15 New York Slang Expressions You May Hear When Visiting The Big Apple

I think every town has some words and phrases that make that town unique. Well, New York City is no exception. As a city of immigrants, a lot of words common in the immigrant communities became usual slang and casual expressions in everyday English, here in the Big Apple. Today, let’s have a look at some of this language!

1. Agita (n) [A-ji-duh]: (1) Heartburn from eating something. (2) A stressful feeling from aggravation because of another person’s words or actions.

  • That pizza gave me agita.
  • I can’t stand hanging out with Johnny. Just being near him gives me agita.

2. Boss (n) [Bawss]: A word that a deli clerk may use to address a male customer whose name he doesn’t know.

  • What do you need, boss?
  • How can I help you, boss?

3. Buck (n) [Buck]: US Dollar. Note that generally, $1 is pronounced “a buck.”

  • I can’t believe he charged me a buck and a half ($1.50) for a cup of ice.
  • The DVD’s are five bucks ($5) each.

4. Flying Rat (n) [FLY-ing-RAT] Pigeons.

  • There were a whole bunch of flying rats in the park this morning.
  • Look! It’s a flying rat!

5. Fuhgedaboudit (exclam.) [fuh-GED-uh-bow-dit] This is fast pronunciation of “Forget about it.” We use this to mean, “No way! It’s no good” Or “Definitely!”

  • Are you thinking of eating pizza there? Fuhgedaboudit! (no way)
  • You want me to walk all the way from Central Park to Chinatown? Fuhgedaboudit! I’m taking the subway. (no way)
  • Is New York the best city in the world? Fuhgedaboudit! (definitely)

6. Gavone (n) [gah-VONE]: A person who eats too much with poor table manners.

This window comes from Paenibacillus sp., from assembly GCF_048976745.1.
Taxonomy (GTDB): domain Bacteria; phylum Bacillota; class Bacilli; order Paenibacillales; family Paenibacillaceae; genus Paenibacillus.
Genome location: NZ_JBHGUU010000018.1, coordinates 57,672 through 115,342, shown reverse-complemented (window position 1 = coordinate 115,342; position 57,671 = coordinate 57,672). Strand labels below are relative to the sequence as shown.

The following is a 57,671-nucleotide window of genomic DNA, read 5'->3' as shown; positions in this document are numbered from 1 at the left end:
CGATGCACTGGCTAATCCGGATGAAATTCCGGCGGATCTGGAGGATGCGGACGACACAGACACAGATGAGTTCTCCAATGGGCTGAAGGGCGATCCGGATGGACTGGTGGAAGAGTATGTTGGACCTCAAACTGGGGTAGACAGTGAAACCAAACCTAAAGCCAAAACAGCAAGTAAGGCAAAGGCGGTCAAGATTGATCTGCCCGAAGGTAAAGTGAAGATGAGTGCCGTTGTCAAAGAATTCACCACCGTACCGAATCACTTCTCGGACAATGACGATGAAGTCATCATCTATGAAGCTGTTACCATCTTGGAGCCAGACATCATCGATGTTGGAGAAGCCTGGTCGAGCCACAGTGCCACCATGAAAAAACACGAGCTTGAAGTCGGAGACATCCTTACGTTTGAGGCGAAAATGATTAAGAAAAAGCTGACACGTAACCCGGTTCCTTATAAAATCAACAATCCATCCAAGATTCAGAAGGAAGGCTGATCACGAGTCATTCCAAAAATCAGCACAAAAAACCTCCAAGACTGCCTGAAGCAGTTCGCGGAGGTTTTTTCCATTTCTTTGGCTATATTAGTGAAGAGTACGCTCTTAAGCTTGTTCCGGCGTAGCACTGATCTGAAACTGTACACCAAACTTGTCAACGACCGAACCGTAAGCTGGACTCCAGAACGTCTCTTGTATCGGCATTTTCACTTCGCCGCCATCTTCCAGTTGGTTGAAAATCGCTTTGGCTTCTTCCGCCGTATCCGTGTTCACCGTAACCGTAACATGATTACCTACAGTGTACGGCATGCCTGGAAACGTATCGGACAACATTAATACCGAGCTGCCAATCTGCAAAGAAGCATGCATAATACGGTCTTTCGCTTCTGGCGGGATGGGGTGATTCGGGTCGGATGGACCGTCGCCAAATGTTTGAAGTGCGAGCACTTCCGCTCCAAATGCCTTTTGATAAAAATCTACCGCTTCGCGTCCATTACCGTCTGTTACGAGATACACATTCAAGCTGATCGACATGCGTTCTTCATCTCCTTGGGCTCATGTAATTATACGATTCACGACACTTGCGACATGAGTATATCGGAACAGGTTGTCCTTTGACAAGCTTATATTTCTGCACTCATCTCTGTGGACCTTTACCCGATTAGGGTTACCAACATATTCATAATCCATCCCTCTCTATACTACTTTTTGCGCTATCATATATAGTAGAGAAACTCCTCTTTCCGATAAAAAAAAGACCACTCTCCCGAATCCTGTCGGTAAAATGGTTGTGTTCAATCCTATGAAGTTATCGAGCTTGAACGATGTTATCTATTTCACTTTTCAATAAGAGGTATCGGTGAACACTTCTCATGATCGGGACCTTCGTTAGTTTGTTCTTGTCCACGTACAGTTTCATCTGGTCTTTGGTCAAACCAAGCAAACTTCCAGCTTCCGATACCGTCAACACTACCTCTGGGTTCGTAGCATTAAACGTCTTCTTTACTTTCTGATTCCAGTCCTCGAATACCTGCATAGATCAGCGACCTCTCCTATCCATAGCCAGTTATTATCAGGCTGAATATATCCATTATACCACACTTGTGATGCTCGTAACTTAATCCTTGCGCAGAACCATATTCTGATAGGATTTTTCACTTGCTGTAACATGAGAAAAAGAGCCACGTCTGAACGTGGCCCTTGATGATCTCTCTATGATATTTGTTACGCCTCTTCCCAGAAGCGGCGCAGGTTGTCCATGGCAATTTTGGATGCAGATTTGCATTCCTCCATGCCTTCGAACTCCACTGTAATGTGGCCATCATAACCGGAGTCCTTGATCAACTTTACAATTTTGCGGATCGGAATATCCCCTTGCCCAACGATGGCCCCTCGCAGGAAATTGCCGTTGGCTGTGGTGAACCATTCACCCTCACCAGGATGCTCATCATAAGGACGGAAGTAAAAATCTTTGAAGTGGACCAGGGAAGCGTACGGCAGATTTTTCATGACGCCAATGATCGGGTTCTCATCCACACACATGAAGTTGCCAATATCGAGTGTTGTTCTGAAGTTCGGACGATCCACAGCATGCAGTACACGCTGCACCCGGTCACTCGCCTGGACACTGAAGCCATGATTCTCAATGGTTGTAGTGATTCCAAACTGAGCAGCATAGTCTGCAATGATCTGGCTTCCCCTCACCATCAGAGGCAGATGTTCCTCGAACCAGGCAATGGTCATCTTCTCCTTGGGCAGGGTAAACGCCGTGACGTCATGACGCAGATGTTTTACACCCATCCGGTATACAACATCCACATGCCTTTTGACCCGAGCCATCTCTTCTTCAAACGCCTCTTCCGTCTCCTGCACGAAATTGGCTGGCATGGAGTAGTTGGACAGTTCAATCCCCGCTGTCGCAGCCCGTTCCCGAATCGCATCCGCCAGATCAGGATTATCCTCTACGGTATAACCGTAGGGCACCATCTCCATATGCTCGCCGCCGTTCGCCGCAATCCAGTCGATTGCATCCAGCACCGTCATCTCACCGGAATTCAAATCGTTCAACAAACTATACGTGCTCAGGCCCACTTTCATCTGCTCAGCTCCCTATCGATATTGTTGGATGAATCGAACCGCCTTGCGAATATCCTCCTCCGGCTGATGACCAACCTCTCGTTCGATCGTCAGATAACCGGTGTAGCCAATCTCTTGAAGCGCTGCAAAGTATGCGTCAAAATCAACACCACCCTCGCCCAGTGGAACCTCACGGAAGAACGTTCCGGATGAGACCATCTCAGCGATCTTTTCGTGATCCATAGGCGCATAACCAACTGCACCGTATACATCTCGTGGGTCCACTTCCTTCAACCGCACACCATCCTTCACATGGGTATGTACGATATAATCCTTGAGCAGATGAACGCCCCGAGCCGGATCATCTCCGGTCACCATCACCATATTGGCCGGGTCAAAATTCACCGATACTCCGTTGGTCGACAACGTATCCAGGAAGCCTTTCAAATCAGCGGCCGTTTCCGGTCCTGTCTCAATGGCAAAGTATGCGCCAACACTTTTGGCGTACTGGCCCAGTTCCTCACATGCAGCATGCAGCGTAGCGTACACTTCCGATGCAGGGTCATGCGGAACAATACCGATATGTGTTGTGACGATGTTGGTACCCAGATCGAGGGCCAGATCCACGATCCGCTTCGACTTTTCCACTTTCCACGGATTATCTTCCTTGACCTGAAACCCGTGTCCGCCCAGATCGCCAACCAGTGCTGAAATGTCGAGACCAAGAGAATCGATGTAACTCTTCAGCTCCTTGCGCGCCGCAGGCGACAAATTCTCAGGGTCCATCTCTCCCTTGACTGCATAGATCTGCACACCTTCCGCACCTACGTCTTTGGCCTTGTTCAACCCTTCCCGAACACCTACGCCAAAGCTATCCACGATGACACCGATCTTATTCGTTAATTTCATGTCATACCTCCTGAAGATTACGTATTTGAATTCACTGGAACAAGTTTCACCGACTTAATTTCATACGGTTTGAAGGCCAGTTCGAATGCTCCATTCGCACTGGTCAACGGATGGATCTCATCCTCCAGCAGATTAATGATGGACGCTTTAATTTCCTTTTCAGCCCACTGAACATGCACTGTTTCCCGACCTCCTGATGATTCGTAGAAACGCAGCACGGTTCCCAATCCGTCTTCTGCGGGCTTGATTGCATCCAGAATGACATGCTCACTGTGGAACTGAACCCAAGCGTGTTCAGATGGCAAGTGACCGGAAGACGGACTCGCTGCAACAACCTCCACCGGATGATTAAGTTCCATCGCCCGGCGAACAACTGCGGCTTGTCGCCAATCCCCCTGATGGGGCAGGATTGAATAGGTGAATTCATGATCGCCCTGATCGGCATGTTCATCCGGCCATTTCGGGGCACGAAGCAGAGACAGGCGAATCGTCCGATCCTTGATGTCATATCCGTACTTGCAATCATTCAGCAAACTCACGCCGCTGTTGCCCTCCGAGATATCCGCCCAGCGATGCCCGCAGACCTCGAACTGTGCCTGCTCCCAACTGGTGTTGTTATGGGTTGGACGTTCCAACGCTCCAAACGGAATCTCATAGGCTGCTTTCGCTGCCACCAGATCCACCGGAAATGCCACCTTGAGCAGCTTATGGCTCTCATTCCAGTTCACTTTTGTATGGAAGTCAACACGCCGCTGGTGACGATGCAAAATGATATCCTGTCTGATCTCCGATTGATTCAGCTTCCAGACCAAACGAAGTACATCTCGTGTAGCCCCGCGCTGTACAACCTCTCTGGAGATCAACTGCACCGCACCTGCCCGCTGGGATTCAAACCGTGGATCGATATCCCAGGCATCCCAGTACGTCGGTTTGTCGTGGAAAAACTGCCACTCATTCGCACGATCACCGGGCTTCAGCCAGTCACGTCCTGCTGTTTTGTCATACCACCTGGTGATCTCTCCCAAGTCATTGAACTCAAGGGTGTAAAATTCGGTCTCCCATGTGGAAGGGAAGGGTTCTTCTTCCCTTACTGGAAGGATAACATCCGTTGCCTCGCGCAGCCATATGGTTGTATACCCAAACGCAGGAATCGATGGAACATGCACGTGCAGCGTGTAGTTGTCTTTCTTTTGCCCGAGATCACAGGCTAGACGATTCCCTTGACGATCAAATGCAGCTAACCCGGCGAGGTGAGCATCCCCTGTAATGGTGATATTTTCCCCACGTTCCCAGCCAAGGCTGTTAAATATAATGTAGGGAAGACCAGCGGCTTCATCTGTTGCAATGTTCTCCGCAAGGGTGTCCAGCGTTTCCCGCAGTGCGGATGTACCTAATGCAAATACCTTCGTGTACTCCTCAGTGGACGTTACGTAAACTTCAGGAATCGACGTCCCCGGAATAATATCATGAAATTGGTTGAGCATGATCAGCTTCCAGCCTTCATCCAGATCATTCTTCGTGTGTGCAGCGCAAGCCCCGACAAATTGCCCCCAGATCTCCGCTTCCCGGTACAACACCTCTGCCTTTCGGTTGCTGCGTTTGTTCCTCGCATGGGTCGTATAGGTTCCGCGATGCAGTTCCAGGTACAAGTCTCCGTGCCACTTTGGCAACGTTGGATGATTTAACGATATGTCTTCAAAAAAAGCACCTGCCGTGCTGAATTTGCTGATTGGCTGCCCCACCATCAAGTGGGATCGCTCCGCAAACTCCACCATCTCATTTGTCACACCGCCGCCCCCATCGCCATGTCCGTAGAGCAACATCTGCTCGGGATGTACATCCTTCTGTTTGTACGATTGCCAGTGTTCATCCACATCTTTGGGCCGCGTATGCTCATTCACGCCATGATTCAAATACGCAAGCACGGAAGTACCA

• Look at that gavone, shoving pizza in his mouth.
  • Those kids are a bunch of gavones. They left such a mess on this table.

7. Not Fuh Nuttin’ (exclam.) [NOT-fuh-NUT-in]: “Not for nothing.” This phrase is used when you give your opinion about something that you believe is true, and maybe the listener doesn’t know or realize it. It’s is generally followed by “but…”

  • Not Fuh Nuttin’, but this is the best pizza I’ve ever had.
  • Not Fuh Nuttin’, but I wouldn’t date that guy if I were you. He’s a looser.

8. Regular coffee (n) [REG-u-lar KAW-fee]: Coffee with milk and sugar. Sometimes we just use regular by itself as an adjective.

  • Can I get a regular coffee?
  • “How do you take your coffee?” “Regular, please.”

9. Schlep [Schlep] (1) (v) to carry something heavy or bulky a long distance or in a difficult situation. (2) (n) a low-class person:

  • I’m not looking forward to schlepping these grocery bags up three flights of stairs.
  • I’m glad Jane broke up with Harvey. He’s such a schlep!

10. Scutch (n) [Skuch]: A person who is bothersome, and generally someone who is intentionally bothersome. Also known as “a pain in the neck.”

  • I said no five times, but you keep asking me. Stop being a scutch!
  • Jack is being such a scutch today. I wish he would stop bothering me.

11. Stoop (n) [Stoop]: The steps that go from the street to the front door of some older apartment buildings.

  • We were sitting on the stoop talking about the Yankees.
  • It’s too hot in this apartment. I’m going to sit on the stoop for a while.

12. Sup? (interr) [SUP or  TSUP]: This is fast pronunciation of “What’s up?” A greeting question meaning “What’s new?”

  • Hey Jack, sup?

13. The City (n) [the CIT-y]: Manhattan. Many people who live outside of Manhattan refer to it as “the city.”

  • Nick just got a good job in the city.
  • I commute to the city every morning by train.

14. The One (n) [the-ONE]: One means the #1 Subway Line. Most New Yorkers refer to a subway line just by the number or letter of the line.

  • If you want to go to SOHO, take the six from Grand Central.
  • I usually take the F when I want to visit my friends in Forest Hills.

15. Yooz: (pronoun) [use]: Some New Yorkers have created and use a plural form of you, “yooz.” Sometimes also “yooz guys.”

  • Where are yooz going after work?
  • I don’t know about yooz guys, but I’m tired. I’m going home.

[product id=”6905″]

 

One-Point English Lesson: Taboo Words – Hell

There is a lot of slang and many idioms using “hell”

According to many religions, Hell (n) is the underworld, the place the devil lives, and a place of punishment in the afterlife for those who do bad or evil things in their life on earth. This mysterious place called hell is also the source of a fair number of slang expressions and idioms in English. You can hear this word and its expressions/slang in movies and TV shows quite often. Let’s have a look at the word hell today.